Crush Injuries in Home Elevators Prompts Safety Advocates to Argue for a Product Recall
Although we do not hear about elevator injuries as often as other types of injuries, a recent report in The Washington Post discusses a recent trend of home elevator accidents that have left many people with crush injuries. Despite these serious accidents, the U.S. Consumer Product Safety Commission (CPSC) has not called for a safety recall. As a result, these dangerous products remain in use, and consumers could be at risk of suffering serious injuries. According to the report, “up to half a million residential elevators could entrap children, but the CPSC has not ordered a simple fix.”
Children are among the most common victims of home elevator accidents that result in crush injuries. The report describes an incident that occurred on Thanksgiving in 2019 when a young boy got pinned underneath a home elevator. According to the report, “his face was turning blue,” but his family could not free him. The home elevator was installed for the boy’s grandmother, who is a partial quadriplegic.
And the accident could have been avoided. The report explains that the elevator industry had knowledge of this kind of risk, as did federal safety regulators. The federal safety regulators “…had known for years that small children were injured and killed after being accidentally trapped between a residential elevator’s inner and outer doors, their tiny bodies crushed when the elevator car moved.” Moreover, federal safety regulators and the elevator industry “knew about a simple way to prevent these accidents: a $100 insert to block the gap.” However, the CPSC declined to conduct a product recall or to require elevator companies to fix the problem. While the CPSC posted a safety alert about the risks associated with home elevators, consumer safety advocates argue that the action was insufficient to prevent injuries.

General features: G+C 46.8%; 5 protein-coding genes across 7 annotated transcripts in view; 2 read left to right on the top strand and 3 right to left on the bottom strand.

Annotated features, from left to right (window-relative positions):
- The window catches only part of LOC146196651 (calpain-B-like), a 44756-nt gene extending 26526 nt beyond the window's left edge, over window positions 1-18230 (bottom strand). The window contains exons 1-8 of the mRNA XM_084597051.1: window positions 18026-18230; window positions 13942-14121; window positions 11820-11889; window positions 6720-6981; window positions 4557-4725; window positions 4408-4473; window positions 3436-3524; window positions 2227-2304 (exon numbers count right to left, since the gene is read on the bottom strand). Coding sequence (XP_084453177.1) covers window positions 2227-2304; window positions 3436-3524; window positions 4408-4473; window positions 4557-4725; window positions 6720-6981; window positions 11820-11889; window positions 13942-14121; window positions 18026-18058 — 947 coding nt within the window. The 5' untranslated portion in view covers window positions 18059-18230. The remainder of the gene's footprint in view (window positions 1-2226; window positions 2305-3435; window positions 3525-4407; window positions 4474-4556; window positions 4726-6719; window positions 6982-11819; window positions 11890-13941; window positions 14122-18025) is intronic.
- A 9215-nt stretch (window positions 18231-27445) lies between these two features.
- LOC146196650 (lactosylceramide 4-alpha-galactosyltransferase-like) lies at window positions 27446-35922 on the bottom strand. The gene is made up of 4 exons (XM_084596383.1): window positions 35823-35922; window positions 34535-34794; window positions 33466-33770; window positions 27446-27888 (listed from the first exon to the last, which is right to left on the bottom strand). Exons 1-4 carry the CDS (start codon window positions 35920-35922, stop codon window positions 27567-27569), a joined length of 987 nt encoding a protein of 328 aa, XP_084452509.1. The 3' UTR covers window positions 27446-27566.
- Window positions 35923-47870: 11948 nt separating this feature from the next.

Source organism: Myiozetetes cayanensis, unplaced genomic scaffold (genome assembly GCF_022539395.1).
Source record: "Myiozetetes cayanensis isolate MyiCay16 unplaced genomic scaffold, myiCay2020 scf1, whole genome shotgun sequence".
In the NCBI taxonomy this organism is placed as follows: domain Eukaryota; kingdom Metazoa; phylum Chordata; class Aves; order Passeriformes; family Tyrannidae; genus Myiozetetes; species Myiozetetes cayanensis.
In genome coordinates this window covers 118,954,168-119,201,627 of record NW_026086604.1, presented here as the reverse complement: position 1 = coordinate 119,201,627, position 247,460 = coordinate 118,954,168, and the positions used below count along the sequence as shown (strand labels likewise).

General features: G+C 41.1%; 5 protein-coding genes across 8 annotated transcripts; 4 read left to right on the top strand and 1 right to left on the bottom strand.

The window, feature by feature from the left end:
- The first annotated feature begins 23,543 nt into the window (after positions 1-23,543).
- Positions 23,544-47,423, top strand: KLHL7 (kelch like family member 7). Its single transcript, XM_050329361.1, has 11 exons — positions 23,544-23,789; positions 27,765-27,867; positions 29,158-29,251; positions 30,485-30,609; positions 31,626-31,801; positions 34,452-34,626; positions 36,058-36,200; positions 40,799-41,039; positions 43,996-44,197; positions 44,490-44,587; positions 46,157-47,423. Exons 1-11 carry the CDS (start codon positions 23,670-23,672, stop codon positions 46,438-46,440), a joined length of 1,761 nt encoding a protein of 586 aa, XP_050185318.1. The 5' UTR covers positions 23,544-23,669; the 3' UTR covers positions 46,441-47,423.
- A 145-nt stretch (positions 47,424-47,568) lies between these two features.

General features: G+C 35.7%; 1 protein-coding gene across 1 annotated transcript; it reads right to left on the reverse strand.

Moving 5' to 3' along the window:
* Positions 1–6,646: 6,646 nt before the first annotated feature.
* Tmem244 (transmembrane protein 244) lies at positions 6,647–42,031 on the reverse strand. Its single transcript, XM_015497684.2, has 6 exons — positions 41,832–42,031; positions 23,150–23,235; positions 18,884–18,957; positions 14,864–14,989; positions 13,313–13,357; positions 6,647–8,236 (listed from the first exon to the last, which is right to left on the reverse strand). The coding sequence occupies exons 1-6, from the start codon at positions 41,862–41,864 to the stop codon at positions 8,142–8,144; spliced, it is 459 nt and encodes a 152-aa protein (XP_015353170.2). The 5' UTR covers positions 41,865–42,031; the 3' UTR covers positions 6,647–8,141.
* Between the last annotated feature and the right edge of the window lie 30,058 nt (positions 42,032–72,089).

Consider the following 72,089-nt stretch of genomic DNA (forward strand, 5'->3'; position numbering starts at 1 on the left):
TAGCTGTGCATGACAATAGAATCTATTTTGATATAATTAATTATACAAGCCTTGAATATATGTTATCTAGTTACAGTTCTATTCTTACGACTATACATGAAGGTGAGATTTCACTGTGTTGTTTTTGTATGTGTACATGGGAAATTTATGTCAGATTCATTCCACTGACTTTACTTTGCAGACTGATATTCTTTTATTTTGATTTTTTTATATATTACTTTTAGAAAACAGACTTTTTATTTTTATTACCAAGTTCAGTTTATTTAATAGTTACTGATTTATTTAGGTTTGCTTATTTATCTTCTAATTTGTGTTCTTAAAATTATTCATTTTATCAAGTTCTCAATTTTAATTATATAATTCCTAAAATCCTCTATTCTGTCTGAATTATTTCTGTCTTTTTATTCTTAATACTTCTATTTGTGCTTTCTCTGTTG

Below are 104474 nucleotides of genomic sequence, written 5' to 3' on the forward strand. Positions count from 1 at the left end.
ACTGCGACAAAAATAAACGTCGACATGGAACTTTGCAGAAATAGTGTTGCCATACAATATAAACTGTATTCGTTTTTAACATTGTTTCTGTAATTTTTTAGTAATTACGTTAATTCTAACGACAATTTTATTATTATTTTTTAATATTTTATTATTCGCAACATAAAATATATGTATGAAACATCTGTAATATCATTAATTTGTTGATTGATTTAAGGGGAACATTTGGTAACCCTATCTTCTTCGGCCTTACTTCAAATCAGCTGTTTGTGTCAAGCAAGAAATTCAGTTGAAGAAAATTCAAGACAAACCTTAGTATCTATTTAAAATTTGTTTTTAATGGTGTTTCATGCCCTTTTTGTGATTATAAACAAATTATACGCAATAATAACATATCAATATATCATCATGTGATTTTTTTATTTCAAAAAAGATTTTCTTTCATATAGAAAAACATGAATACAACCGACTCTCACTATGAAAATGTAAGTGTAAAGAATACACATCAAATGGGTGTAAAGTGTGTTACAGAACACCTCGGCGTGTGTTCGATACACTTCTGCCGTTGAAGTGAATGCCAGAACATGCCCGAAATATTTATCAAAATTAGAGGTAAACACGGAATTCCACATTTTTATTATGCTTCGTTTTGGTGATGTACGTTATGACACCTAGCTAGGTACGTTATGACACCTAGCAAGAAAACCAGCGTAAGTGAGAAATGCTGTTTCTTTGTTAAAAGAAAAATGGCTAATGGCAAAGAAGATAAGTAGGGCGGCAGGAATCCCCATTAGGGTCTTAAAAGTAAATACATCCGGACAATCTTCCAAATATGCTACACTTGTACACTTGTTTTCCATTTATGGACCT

In the last four decades, at least eight young kids have sustained fatal injuries in these elevators, and at least two more have suffered serious nonfatal injuries. However, safety experts, suspect that the number is “significantly higher.” Currently, there are anywhere from 300,000 to 500,000 residential elevators installed in homes and other buildings in the U.S. that pose this serious crush injury risk. While some elevator companies have agreed to revise future elevator models to prevent the hazard, there is no clear fix for the presently installed products.
Understanding Product Liability and Safety Defects
In general, there are three different kinds of product defects for which a person may be able to file a product liability lawsuit:
- Design defect;
- Manufacturing defect; and
- Marketing defect.
Design defects are those where there is a defect in the design of the product, while manufacturing defects are those where there is a defect that occurs during the phase of manufacture. Marketing defects are a bit different. With this type of defect, the company provided defective information about the product, or failed to warn consumers about risks associated with the product. When it comes to marketing defects, companies not only have to warn about risks associated with the intended use of the product, but also risks associated with foreseeable uses of the product. Elevator defect claims related to the injuries we discussed above could lead to product liability claims. If you or your child was injured in a home elevator, you should speak with a product liability attorney about your case.